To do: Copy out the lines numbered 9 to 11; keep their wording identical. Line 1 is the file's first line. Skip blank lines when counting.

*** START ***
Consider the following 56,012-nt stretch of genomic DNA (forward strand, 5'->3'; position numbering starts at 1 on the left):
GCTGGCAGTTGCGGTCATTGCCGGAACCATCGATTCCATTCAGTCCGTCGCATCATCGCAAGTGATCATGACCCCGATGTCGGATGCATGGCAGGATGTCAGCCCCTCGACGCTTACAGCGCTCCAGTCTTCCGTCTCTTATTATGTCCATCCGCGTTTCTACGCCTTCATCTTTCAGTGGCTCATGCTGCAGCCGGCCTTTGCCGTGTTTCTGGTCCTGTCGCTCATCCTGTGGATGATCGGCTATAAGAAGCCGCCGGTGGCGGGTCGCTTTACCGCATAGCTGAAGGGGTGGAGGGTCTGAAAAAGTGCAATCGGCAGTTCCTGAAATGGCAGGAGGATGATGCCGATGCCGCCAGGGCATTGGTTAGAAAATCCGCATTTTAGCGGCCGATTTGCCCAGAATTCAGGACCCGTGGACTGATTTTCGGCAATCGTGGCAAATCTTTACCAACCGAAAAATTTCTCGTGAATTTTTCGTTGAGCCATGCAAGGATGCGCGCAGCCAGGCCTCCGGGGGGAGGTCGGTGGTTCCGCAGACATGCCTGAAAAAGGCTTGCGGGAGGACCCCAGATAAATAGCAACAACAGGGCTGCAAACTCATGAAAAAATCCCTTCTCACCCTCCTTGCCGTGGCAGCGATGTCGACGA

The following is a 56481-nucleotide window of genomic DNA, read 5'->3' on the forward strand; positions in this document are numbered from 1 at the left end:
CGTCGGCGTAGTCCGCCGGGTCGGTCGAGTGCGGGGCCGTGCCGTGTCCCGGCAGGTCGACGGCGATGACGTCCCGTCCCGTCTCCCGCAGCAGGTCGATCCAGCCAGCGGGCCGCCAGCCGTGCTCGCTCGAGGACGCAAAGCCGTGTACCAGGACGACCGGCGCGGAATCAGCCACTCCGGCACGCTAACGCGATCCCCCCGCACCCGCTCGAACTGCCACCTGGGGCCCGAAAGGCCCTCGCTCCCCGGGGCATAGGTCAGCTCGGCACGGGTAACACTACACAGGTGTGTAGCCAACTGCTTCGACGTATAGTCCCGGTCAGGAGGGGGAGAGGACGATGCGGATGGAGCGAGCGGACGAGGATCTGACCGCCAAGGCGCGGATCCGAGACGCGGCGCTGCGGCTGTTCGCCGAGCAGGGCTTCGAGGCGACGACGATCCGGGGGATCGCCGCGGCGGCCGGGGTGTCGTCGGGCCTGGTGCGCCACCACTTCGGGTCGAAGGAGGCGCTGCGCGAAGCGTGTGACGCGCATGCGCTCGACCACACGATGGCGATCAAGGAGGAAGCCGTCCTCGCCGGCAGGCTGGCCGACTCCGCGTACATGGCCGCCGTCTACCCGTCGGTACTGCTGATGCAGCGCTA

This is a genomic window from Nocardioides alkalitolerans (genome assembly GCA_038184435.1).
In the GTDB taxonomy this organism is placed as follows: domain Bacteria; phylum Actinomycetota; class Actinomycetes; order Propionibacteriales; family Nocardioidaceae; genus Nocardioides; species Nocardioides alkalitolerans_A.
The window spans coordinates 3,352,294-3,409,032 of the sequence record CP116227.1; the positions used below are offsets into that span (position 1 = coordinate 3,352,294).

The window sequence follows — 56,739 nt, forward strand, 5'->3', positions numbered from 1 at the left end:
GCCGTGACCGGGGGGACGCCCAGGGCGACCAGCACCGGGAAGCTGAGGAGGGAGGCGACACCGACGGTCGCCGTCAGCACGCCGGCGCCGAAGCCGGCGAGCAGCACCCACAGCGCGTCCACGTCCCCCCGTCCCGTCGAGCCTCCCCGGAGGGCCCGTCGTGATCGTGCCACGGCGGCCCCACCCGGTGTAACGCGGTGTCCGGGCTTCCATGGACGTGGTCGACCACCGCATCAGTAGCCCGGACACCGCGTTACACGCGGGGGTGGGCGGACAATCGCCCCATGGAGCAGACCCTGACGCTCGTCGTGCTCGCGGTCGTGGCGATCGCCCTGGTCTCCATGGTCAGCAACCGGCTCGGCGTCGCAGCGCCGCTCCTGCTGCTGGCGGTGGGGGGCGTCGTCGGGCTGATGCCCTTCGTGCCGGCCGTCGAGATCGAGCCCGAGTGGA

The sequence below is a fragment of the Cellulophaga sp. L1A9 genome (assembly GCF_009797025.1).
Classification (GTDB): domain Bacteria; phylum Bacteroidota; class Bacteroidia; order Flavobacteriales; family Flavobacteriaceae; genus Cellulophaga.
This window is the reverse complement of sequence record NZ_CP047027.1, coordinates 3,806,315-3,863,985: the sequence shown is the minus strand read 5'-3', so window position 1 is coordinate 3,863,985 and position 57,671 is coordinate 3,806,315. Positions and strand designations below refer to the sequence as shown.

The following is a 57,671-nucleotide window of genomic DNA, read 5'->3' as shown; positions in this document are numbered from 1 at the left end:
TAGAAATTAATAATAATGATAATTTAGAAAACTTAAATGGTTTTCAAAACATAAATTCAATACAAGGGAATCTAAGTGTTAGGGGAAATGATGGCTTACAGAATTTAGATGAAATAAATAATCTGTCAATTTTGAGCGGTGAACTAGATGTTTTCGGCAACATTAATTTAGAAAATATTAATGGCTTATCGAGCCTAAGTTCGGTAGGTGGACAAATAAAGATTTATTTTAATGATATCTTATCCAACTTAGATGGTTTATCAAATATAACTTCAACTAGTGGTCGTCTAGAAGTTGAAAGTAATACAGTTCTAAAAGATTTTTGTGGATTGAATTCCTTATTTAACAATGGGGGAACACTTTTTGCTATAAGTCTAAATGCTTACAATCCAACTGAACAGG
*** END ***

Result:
GCCGTGACCGGGGGGACGCCCAGGGCGACCAGCACCGGGAAGCTGAGGAGGGAGGCGACACCGACGGTCGCCGTCAGCACGCCGGCGCCGAAGCCGGCGAGCAGCACCCACAGCGCGTCCACGTCCCCCCGTCCCGTCGAGCCTCCCCGGAGGGCCCGTCGTGATCGTGCCACGGCGGCCCCACCCGGTGTAACGCGGTGTCCGGGCTTCCATGGACGTGGTCGACCACCGCATCAGTAGCCCGGACACCGCGTTACACGCGGGGGTGGGCGGACAATCGCCCCATGGAGCAGACCCTGACGCTCGTCGTGCTCGCGGTCGTGGCGATCGCCCTGGTCTCCATGGTCAGCAACCGGCTCGGCGTCGCAGCGCCGCTCCTGCTGCTGGCGGTGGGGGGCGTCGTCGGGCTGATGCCCTTCGTGCCGGCCGTCGAGATCGAGCCCGAGTGGA

The sequence below is a fragment of the Cellulophaga sp. L1A9 genome (assembly GCF_009797025.1).
Classification (GTDB): domain Bacteria; phylum Bacteroidota; class Bacteroidia; order Flavobacteriales; family Flavobacteriaceae; genus Cellulophaga.